Six Common Myths About Dental Care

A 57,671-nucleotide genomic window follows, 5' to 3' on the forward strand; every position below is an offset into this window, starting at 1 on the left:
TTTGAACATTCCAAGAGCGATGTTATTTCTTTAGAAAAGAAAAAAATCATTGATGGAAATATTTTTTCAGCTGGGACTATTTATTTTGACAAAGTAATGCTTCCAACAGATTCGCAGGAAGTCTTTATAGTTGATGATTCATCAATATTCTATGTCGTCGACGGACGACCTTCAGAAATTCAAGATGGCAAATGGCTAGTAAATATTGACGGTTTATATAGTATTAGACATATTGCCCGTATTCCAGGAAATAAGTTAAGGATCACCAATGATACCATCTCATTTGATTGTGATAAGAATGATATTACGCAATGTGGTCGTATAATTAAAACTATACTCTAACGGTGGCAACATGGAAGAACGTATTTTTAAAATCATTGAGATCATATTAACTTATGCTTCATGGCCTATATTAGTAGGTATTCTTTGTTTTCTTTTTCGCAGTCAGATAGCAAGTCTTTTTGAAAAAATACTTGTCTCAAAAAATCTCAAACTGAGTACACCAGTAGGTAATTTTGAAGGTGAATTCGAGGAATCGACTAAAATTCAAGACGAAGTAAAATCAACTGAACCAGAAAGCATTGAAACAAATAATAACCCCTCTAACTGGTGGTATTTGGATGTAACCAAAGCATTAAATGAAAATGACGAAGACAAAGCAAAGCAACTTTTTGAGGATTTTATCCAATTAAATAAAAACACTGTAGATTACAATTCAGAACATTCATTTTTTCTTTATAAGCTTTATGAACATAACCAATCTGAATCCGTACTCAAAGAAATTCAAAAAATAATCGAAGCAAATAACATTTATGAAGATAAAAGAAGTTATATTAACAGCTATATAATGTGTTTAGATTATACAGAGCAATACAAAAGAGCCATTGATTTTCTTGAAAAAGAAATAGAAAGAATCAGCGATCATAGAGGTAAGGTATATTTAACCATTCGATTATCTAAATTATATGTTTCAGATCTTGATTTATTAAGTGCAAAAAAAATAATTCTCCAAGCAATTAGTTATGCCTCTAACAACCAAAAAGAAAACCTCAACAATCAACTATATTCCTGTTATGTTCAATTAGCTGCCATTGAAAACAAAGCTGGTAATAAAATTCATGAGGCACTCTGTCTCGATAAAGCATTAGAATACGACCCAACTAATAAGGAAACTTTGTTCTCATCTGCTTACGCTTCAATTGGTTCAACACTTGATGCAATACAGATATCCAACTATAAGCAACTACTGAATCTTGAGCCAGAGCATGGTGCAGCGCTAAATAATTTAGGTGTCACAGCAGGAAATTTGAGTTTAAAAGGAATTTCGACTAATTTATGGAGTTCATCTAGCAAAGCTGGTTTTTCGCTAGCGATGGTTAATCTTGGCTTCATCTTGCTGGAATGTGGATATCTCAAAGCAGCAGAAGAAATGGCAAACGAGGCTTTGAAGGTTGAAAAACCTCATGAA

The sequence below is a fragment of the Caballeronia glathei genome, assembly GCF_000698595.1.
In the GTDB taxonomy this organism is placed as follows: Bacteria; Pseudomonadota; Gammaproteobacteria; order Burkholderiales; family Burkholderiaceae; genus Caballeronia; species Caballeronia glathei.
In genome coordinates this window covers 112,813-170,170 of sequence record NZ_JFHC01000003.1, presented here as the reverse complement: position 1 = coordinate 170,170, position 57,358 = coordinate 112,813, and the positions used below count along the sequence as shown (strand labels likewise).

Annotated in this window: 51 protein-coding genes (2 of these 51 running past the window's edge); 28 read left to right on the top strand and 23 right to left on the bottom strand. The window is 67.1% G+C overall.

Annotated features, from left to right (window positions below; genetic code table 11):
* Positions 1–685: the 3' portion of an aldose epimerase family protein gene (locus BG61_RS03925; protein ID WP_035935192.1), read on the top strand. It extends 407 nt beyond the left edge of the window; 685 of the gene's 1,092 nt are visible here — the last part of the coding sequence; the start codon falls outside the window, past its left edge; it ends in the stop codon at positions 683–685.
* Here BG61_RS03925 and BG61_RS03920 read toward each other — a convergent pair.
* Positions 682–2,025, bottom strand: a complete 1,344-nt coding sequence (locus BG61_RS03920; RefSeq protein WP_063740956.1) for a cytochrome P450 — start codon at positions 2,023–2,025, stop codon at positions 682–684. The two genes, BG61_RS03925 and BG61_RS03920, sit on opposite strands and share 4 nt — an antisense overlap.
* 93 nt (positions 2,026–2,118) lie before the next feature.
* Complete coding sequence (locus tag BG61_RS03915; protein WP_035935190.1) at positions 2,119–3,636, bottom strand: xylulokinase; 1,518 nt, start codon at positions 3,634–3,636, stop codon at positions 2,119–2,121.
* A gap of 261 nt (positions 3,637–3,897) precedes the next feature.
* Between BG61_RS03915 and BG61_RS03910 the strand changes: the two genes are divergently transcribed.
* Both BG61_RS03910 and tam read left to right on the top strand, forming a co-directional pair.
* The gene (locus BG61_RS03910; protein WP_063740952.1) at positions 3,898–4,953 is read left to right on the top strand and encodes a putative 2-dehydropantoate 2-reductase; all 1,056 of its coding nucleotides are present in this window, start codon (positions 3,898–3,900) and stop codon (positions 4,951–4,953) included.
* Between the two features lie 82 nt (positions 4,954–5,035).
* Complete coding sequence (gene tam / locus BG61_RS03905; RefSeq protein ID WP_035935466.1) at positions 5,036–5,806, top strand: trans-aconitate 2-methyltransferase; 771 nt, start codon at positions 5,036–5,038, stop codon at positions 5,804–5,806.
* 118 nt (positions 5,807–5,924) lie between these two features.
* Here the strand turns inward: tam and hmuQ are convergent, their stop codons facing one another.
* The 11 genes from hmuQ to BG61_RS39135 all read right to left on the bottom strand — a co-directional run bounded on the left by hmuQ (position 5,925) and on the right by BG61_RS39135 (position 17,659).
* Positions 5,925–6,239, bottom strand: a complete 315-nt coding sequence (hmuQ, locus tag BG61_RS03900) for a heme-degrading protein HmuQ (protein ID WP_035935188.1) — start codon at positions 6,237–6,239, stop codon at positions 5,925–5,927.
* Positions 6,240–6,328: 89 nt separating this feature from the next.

Thanks to the internet, news travels fast as the speed of light nowadays. However, rumors, urban legends, and myths spread quickly, too. That includes false beliefs about dental care. So we thought we’d take a few moments to clear up six common myths about caring for your teeth. 1. MYTH: Brushing my teeth several times a day hurts tooth enamel. TRUTH: This is only partially true. Typically, brushing your teeth two times a day is enough. If you have an opportunity to brush your teeth more often (like after every meal), use a soft toothbrush to avoid damage to teeth. 2. MYTH: There’s no need to see a dentist if you don’t see or feel any problems with my teeth. TRUTH: Everyone needs to see a dentist twice a year, no matter how beautiful their teeth may appear. You need to have your teeth professionally cleaned near the gum line and places you can’t easily see. Also, a tooth that looks healthy and white can still have cavities, problems with the root, or issues requiring treatment. A dentist can see these problems, and it’s always better to start treatment at the earliest stages. 3. MYTH: Putting an aspirin tablet beside an aching tooth can ease the pain. TRUTH: Aspirin used this way does not work effectively for relieving toothache. Besides, it damages soft tissues in your mouth. You’re better off visiting a dentist if you have chronic nagging tooth pain that won’t go away or have sudden extreme pain. 4. MYTH: Teeth whitening is harmful, since it can damage the enamel. TRUTH: Modern teeth whitening methods–including laser teeth whitening or Air Flow technique– have minimal, if any, harmful effects. Nevertheless, teeth whitening is not for everybody. People with sensitive teeth, problematic enamel, children, adolescents, as well as pregnant and nursing women should delay or avoid teeth whitening. 5. MYTH: Good teeth can be inherited. TRUTH: Just because mom or dad never had a cavity doesn’t mean you’re off the hook. Inheritance plays a very small role for good dental health. Maintaining proper oral hygiene and visiting a dentist regularly has a much bigger impact on dental health. 6. MYTH: There’s no need to worry about baby teeth because they’ll fall out in a couple years. TRUTH: This is flat out wrong. If parents don’t properly care for their baby’s baby teeth, they may fall out prematurely and cause problems with bite or lead to improper development of their permanent teeth. Besides, it’s important to start educating your children and get them in the habit of good dental and oral hygiene as early as possible. If you have further questions about dental care, feel free to give us a call. We suspect that new myths about dental care spring up just about as fast as we can debunk them in our blogs!